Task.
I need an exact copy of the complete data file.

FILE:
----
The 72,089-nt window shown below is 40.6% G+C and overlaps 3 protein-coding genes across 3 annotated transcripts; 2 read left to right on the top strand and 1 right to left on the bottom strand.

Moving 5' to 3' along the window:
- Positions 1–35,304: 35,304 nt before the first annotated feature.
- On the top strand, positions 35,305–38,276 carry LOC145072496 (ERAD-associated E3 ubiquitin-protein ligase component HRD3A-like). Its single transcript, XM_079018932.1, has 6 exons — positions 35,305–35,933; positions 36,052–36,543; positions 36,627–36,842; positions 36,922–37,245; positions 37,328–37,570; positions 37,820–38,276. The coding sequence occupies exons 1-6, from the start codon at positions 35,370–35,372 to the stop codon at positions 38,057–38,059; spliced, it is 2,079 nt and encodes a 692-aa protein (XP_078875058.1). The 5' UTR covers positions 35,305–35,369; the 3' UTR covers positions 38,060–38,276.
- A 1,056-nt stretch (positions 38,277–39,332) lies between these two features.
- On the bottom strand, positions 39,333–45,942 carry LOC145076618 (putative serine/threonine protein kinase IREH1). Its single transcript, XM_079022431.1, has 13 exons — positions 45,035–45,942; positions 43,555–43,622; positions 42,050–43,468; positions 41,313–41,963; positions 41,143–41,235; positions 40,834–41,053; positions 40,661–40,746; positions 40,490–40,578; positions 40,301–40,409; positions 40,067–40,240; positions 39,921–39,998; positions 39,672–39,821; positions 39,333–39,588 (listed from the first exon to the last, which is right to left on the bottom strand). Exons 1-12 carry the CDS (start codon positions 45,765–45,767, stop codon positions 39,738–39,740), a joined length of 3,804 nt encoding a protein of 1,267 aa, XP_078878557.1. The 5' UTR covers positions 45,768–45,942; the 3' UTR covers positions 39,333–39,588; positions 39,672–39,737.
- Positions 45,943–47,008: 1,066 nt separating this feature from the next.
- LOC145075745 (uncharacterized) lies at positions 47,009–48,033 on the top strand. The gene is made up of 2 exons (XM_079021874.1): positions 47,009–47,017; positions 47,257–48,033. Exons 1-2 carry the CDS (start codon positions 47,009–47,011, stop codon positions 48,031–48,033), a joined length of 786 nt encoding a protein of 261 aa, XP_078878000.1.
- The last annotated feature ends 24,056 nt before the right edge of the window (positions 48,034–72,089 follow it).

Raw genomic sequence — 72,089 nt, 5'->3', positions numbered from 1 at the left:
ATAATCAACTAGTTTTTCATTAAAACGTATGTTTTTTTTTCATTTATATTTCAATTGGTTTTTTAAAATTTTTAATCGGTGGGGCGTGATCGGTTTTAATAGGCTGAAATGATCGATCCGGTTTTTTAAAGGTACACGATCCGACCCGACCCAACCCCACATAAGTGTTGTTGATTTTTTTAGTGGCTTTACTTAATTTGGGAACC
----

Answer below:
The 72,089-nt window shown below is 40.6% G+C and overlaps 3 protein-coding genes across 3 annotated transcripts; 2 read left to right on the top strand and 1 right to left on the bottom strand.

Moving 5' to 3' along the window:
- Positions 1–35,304: 35,304 nt before the first annotated feature.
- On the top strand, positions 35,305–38,276 carry LOC145072496 (ERAD-associated E3 ubiquitin-protein ligase component HRD3A-like). Its single transcript, XM_079018932.1, has 6 exons — positions 35,305–35,933; positions 36,052–36,543; positions 36,627–36,842; positions 36,922–37,245; positions 37,328–37,570; positions 37,820–38,276. The coding sequence occupies exons 1-6, from the start codon at positions 35,370–35,372 to the stop codon at positions 38,057–38,059; spliced, it is 2,079 nt and encodes a 692-aa protein (XP_078875058.1). The 5' UTR covers positions 35,305–35,369; the 3' UTR covers positions 38,060–38,276.
- A 1,056-nt stretch (positions 38,277–39,332) lies between these two features.
- On the bottom strand, positions 39,333–45,942 carry LOC145076618 (putative serine/threonine protein kinase IREH1). Its single transcript, XM_079022431.1, has 13 exons — positions 45,035–45,942; positions 43,555–43,622; positions 42,050–43,468; positions 41,313–41,963; positions 41,143–41,235; positions 40,834–41,053; positions 40,661–40,746; positions 40,490–40,578; positions 40,301–40,409; positions 40,067–40,240; positions 39,921–39,998; positions 39,672–39,821; positions 39,333–39,588 (listed from the first exon to the last, which is right to left on the bottom strand). Exons 1-12 carry the CDS (start codon positions 45,765–45,767, stop codon positions 39,738–39,740), a joined length of 3,804 nt encoding a protein of 1,267 aa, XP_078878557.1. The 5' UTR covers positions 45,768–45,942; the 3' UTR covers positions 39,333–39,588; positions 39,672–39,737.
- Positions 45,943–47,008: 1,066 nt separating this feature from the next.
- LOC145075745 (uncharacterized) lies at positions 47,009–48,033 on the top strand. The gene is made up of 2 exons (XM_079021874.1): positions 47,009–47,017; positions 47,257–48,033. Exons 1-2 carry the CDS (start codon positions 47,009–47,011, stop codon positions 48,031–48,033), a joined length of 786 nt encoding a protein of 261 aa, XP_078878000.1.
- The last annotated feature ends 24,056 nt before the right edge of the window (positions 48,034–72,089 follow it).

Raw genomic sequence — 72,089 nt, 5'->3', positions numbered from 1 at the left:
ATAATCAACTAGTTTTTCATTAAAACGTATGTTTTTTTTTCATTTATATTTCAATTGGTTTTTTAAAATTTTTAATCGGTGGGGCGTGATCGGTTTTAATAGGCTGAAATGATCGATCCGGTTTTTTAAAGGTACACGATCCGACCCGACCCAACCCCACATAAGTGTTGTTGATTTTTTTAGTGGCTTTACTTAATTTGGGAACC